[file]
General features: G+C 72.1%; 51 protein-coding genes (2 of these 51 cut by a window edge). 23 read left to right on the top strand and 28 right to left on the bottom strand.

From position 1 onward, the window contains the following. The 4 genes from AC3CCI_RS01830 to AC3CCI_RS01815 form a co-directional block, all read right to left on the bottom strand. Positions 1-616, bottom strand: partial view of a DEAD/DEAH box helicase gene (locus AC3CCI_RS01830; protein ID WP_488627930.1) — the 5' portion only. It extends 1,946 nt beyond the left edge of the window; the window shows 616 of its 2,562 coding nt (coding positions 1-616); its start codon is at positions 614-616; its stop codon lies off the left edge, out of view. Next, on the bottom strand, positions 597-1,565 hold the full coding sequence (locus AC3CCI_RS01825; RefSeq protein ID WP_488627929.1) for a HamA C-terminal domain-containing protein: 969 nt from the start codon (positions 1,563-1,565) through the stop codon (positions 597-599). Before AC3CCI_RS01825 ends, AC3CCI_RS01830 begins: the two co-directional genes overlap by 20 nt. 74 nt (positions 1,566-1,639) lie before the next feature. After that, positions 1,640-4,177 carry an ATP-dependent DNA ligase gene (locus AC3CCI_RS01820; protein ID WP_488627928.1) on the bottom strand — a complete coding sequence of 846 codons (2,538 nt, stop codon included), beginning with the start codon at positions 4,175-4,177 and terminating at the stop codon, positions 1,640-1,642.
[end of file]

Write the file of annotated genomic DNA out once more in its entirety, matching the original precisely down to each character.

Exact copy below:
General features: G+C 72.1%; 51 protein-coding genes (2 of these 51 cut by a window edge). 23 read left to right on the top strand and 28 right to left on the bottom strand.

From position 1 onward, the window contains the following. The 4 genes from AC3CCI_RS01830 to AC3CCI_RS01815 form a co-directional block, all read right to left on the bottom strand. Positions 1-616, bottom strand: partial view of a DEAD/DEAH box helicase gene (locus AC3CCI_RS01830; protein ID WP_488627930.1) — the 5' portion only. It extends 1,946 nt beyond the left edge of the window; the window shows 616 of its 2,562 coding nt (coding positions 1-616); its start codon is at positions 614-616; its stop codon lies off the left edge, out of view. Next, on the bottom strand, positions 597-1,565 hold the full coding sequence (locus AC3CCI_RS01825; RefSeq protein ID WP_488627929.1) for a HamA C-terminal domain-containing protein: 969 nt from the start codon (positions 1,563-1,565) through the stop codon (positions 597-599). Before AC3CCI_RS01825 ends, AC3CCI_RS01830 begins: the two co-directional genes overlap by 20 nt. 74 nt (positions 1,566-1,639) lie before the next feature. After that, positions 1,640-4,177 carry an ATP-dependent DNA ligase gene (locus AC3CCI_RS01820; protein ID WP_488627928.1) on the bottom strand — a complete coding sequence of 846 codons (2,538 nt, stop codon included), beginning with the start codon at positions 4,175-4,177 and terminating at the stop codon, positions 1,640-1,642.